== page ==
What Are We Living For?

What are we living for?  Or, more specifically, if Christianity is, as it claims, more or less the most important thing ever, what is it that the Christian is Christian for?  What is it that Christianity offers that makes it worth living for?

The most basic answer here is that it is the Truth.  But we can respond, so what?  There are those who say that even if Christianity is true, they want no part in it.  It seems to be something worse than other lives and thus hardly worth living, no matter how true (we do love us our denial).

In the National Study of Youth and Religion, American religious beliefs were said to be “Moralistic Therapeutic Deism.”  They are “moralistic” in that God expects Christians to be good; “Therapeutic” in that Christian’s expect God to make them feel better, and “Deism” because through this all God just hangs in the background, waiting for the moments in which he’s needed.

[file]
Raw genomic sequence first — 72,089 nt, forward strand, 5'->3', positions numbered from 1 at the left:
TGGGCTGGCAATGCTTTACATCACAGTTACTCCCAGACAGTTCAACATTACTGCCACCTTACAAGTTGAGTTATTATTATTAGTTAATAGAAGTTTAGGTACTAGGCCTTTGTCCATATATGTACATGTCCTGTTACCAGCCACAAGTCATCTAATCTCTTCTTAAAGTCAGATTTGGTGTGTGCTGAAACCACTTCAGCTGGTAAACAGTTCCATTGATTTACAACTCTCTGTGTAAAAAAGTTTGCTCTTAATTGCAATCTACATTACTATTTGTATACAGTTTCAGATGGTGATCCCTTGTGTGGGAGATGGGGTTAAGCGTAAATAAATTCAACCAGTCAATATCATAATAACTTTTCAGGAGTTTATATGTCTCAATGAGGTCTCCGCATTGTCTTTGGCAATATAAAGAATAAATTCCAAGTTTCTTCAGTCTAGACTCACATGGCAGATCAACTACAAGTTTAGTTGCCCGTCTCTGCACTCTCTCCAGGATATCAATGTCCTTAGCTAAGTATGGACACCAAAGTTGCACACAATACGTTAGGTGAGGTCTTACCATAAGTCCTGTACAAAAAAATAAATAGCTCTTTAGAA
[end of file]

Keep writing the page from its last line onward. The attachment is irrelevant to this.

This really should not be at all surprising to anyone.  One needs only spend a few minutes looking at the average Christian (not simply self-professed, but one who at least regularly attends church) to see that they believe because it helps them with their problems and, in sense, to pay of God’s help with being good.  Morality quickly becomes the debt owed to a better life.

Yet a quick glance at ancient Christianity throws this whole system into a tizzy (I’m not usually as antediluvian as that phrase sounds).  St. Irenaeus’s most famous quote: “The glory of God is man fully alive.”  This is (as future posts will show) in many ways the fullest expression of the Christian life.

What does this mean for “Moralistic Therapeutic Deism?”  It means religion is not about being good, not about being helped with your problems, and not about keeping God in the background.  It is about being most fully human.  A man becomes Christian because a Christian becomes a Man; a woman becomes Christian because a Christian becomes a Woman.  One does not do good because God demands it, one does it because it makes them what God expects.

This is, obviously, barely scratching the surface of the issue.  Christianity today is deeply rooted in moralistic norms, in the idea that one does good for no other reason than it’s the rule of God.  To reclaim morality as a good in and of itself is a large project, and future posts will hopefully illumine the path some more.

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